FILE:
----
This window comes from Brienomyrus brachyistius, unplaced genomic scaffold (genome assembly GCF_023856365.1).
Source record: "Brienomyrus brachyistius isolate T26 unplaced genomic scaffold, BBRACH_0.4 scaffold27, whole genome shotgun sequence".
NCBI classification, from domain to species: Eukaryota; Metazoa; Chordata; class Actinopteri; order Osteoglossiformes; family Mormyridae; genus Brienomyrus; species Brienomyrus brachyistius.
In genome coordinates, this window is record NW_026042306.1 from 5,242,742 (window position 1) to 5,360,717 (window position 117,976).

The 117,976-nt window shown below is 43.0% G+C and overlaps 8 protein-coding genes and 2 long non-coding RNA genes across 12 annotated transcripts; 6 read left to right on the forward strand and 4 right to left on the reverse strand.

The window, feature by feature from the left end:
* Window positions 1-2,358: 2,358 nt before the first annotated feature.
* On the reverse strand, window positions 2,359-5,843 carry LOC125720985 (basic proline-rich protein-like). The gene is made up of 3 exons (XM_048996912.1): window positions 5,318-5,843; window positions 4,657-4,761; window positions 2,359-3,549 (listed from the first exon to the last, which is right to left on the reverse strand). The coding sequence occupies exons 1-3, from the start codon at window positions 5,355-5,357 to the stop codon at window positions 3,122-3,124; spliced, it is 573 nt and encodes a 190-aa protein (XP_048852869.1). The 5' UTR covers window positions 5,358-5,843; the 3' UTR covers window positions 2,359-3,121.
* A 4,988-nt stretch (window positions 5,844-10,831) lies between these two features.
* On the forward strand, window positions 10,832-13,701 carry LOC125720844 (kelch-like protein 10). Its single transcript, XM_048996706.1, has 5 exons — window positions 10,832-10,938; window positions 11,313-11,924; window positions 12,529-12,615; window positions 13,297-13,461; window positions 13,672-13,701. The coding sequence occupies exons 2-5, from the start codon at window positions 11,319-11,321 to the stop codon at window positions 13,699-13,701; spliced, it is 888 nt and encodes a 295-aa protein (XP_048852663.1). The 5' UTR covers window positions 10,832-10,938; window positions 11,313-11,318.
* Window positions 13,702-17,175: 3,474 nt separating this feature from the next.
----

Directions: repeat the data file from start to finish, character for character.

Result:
This window comes from Brienomyrus brachyistius, unplaced genomic scaffold (genome assembly GCF_023856365.1).
Source record: "Brienomyrus brachyistius isolate T26 unplaced genomic scaffold, BBRACH_0.4 scaffold27, whole genome shotgun sequence".
NCBI classification, from domain to species: Eukaryota; Metazoa; Chordata; class Actinopteri; order Osteoglossiformes; family Mormyridae; genus Brienomyrus; species Brienomyrus brachyistius.
In genome coordinates, this window is record NW_026042306.1 from 5,242,742 (window position 1) to 5,360,717 (window position 117,976).

The 117,976-nt window shown below is 43.0% G+C and overlaps 8 protein-coding genes and 2 long non-coding RNA genes across 12 annotated transcripts; 6 read left to right on the forward strand and 4 right to left on the reverse strand.

The window, feature by feature from the left end:
* Window positions 1-2,358: 2,358 nt before the first annotated feature.
* On the reverse strand, window positions 2,359-5,843 carry LOC125720985 (basic proline-rich protein-like). The gene is made up of 3 exons (XM_048996912.1): window positions 5,318-5,843; window positions 4,657-4,761; window positions 2,359-3,549 (listed from the first exon to the last, which is right to left on the reverse strand). The coding sequence occupies exons 1-3, from the start codon at window positions 5,355-5,357 to the stop codon at window positions 3,122-3,124; spliced, it is 573 nt and encodes a 190-aa protein (XP_048852869.1). The 5' UTR covers window positions 5,358-5,843; the 3' UTR covers window positions 2,359-3,121.
* A 4,988-nt stretch (window positions 5,844-10,831) lies between these two features.
* On the forward strand, window positions 10,832-13,701 carry LOC125720844 (kelch-like protein 10). Its single transcript, XM_048996706.1, has 5 exons — window positions 10,832-10,938; window positions 11,313-11,924; window positions 12,529-12,615; window positions 13,297-13,461; window positions 13,672-13,701. The coding sequence occupies exons 2-5, from the start codon at window positions 11,319-11,321 to the stop codon at window positions 13,699-13,701; spliced, it is 888 nt and encodes a 295-aa protein (XP_048852663.1). The 5' UTR covers window positions 10,832-10,938; window positions 11,313-11,318.
* Window positions 13,702-17,175: 3,474 nt separating this feature from the next.